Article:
Phase Bot – Exploiting C&C Panel

I’ve been withholding this article for a while, due to the fact that the minute I post it all the vulnerabilities will be patched, thus becoming useless to us; however, it turns out hacking all of the phase C&C panels has generated a bit of noise, resulting in the vulnerabilities being found and patched anyway.

Captcha Reuse

This is quite an easy mistake to make for someone not familiar with coding php: when the captcha image is loaded the session variable $_SESSION[‘captcha’] is set to the captcha code, each time the captcha image is loaded the $_SESSION[‘captcha’] variable is updated with the new captcha.
On page load, the browser will perform a GET request to captcha.php, resulting in a new image being returned and the session being updated with the new code.
The code checks the submitted captcha code with the one stored in the session, unfortunately if the login fails it doesn’t destroy the session variable; meaning that as long as you don’t perform a GET request to captcha.php, you can reuse the same captcha code indefinitely, allowing login bruteforcing.

Plaintext Passwords

Obviously, no command and control panel would be complete without storing passwords in plaintext; this isn’t a huge issue because there’s no way for an outsider to read from the SQL database, right?

SQL Inject

Another must have for your budding bot developer, the trusty old SQL injection vulnerability. 
The bot implements are really lame method of supporting reverse HTTP proxies: The proxy will set $_GET[“i”] to the urlencoded IP of the bot, which is then input to the database without any sanitization. Sadly, there is no error checking (also popular with bot developers), meaning we can’t just output the password (the injection is totally blind).
What we can do, is use boolean logic, that is, we ask the database a question and tell it to do something if the answer is true, and nothing if the answer is false. For example: “If the first character of the password is ‘A’, hang for 5 seconds, else do nothing”. If the request takes 5+ seconds to complete, we know the first letter of the password is A. Boolean logic allows us to bruteforce each character of the password separately, which means it will only take about 5 minutes for a 30 character password using mixed case, numbers, and symbols.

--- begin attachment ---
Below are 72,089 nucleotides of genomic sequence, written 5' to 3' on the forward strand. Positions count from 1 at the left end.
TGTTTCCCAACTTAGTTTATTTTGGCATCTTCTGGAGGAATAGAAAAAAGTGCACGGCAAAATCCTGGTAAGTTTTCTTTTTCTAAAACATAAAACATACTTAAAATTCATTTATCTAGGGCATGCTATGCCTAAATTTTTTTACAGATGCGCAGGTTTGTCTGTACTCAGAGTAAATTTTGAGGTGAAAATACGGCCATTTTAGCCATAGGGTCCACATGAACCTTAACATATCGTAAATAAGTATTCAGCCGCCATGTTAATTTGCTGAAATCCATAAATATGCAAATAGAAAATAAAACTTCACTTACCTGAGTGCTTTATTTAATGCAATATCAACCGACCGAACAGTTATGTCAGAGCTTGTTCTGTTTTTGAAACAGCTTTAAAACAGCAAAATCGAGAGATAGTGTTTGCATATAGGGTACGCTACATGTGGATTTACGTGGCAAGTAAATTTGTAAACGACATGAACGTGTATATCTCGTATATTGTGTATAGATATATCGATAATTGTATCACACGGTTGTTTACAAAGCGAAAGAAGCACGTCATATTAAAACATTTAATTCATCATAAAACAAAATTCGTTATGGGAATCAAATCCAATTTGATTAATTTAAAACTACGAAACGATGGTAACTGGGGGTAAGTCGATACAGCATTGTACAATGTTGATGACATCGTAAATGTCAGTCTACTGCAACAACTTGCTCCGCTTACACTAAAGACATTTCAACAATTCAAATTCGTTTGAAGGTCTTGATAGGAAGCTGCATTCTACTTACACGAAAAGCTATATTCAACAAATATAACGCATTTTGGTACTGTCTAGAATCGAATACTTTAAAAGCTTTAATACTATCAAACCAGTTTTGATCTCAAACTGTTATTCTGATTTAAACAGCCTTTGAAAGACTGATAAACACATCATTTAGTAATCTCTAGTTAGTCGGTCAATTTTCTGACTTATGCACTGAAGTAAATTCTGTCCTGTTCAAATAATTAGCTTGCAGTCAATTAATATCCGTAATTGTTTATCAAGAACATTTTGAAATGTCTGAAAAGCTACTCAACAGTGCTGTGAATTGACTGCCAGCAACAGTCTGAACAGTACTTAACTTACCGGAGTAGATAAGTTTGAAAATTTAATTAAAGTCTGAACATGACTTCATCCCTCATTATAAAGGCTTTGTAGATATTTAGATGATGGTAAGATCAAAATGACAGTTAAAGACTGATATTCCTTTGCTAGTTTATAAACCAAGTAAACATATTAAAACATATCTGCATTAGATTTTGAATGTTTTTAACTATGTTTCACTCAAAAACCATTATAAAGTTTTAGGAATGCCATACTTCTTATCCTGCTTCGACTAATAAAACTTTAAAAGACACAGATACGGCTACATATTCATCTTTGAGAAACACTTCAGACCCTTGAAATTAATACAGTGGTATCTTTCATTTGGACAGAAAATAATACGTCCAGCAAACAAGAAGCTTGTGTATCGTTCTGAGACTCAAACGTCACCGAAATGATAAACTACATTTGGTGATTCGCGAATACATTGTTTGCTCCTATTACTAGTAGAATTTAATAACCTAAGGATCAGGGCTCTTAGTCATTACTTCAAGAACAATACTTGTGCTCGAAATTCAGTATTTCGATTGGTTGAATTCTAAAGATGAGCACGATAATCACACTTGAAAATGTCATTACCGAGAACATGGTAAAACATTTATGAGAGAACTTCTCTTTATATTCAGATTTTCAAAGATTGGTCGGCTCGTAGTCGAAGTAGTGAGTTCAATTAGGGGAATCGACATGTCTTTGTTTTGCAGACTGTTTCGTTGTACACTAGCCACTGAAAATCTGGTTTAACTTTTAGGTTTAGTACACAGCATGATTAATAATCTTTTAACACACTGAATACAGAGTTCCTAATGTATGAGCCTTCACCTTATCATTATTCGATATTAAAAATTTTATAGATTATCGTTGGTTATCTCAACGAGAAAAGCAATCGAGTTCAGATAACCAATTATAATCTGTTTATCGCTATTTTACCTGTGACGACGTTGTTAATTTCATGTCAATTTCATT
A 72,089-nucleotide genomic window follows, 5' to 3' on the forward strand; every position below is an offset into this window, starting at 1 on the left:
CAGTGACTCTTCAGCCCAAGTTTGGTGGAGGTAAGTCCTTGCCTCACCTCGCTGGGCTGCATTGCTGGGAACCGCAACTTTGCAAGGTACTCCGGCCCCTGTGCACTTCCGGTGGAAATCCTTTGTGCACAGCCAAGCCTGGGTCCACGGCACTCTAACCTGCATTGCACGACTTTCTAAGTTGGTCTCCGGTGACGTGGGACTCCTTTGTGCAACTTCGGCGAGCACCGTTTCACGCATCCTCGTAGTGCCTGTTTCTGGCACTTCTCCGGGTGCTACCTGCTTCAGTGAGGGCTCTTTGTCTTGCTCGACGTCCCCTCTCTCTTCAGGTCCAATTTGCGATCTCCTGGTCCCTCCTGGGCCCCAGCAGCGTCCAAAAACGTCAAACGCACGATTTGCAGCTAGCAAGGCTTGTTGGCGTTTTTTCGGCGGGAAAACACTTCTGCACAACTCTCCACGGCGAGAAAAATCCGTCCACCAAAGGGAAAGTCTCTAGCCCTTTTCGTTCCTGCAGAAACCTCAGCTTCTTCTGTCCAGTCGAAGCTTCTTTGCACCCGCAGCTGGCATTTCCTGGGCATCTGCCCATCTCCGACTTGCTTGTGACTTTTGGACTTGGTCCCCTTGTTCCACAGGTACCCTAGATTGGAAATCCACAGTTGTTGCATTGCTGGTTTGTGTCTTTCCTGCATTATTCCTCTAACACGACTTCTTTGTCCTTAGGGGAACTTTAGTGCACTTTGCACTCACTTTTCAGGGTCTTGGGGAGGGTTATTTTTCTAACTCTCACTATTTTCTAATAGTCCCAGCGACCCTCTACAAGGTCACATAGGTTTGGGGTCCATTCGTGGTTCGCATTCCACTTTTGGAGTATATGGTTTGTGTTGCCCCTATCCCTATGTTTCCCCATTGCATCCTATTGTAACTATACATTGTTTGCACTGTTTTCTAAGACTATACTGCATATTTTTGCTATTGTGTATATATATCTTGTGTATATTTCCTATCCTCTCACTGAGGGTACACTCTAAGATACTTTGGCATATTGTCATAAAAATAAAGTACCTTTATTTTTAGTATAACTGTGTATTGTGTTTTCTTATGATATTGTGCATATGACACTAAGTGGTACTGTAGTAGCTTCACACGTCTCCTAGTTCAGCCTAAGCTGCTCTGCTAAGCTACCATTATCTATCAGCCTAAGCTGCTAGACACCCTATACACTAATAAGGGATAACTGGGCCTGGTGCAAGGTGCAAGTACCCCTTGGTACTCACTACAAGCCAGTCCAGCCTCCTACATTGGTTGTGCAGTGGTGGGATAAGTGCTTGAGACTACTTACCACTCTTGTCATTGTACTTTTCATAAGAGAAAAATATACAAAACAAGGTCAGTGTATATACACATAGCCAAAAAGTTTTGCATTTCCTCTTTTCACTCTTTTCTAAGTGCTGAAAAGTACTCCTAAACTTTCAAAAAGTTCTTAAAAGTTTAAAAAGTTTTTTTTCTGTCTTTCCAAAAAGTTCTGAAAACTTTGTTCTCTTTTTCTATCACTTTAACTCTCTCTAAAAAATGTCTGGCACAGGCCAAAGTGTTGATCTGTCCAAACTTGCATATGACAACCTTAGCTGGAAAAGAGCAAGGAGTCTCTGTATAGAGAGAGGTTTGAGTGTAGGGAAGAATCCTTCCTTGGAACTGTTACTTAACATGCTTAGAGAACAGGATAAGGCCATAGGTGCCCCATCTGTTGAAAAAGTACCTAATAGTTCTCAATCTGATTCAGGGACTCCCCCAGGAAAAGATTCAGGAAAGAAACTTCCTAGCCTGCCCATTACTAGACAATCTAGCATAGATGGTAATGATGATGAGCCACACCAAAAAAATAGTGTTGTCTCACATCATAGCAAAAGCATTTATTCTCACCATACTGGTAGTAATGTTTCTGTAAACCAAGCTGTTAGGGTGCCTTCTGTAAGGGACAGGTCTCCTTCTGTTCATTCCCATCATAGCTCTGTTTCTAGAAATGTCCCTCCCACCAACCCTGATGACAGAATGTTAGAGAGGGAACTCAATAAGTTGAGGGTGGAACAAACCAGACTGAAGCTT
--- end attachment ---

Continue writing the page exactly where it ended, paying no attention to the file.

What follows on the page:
An example SQL query would be: 

IF(SUBSTRING((SELECT value FROM settings WHERE id=’2′), 1, 1) = BINARY CHAR(‘A’), SLEEP(5), 0)

The coolest thing about this kind of attack is that if we output each attempt, we get a program that looks like it came out of a lame 90s hacker movie, except it actually works!
Both Xylitol and I individually exploited this vulnerability, so I’ve posted both of our exploits. 
And of course, nobody uses the same password for their hacking forum account as they do for their botnet panel. 
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Why Open Source Ransomware is Such a Problem

A while back 2sec4u posted a poll asking if people considered open source ransomware helpful to detection and prevention, with 46% voting yes. Although the poll wasn’t limited to people working in the antimalware industry, 46% is scarily high. Trying to prove a point, help me out Twitter. Is open source ransomware helping …

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Mapping Mirai: A Botnet Case Study

Mirai is a piece of malware designed to hijack busybox systems (commonly used on IoT devices) in order to perform DDoS attacks, it’s also the bot used in the 620 Gbps DDoS attack on Brian Kreb’s blog and the 1.1 Tbps attack on OVH a few days later. Although Mirai isn’t even close to …

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Dridex Returns to the UK With Updated TTPs

With the exception of a few unconfirmed reports of Dridex targeting Baltic countries (which doesn’t make much sense economically), infection campaigns have ceased since mid August when Dridex briefly resumed spreading to propagate multiple new botnets aimed at Switzerland. This morning a friend of mine, Liam, reported receiving a malicious email which unusually didn’t …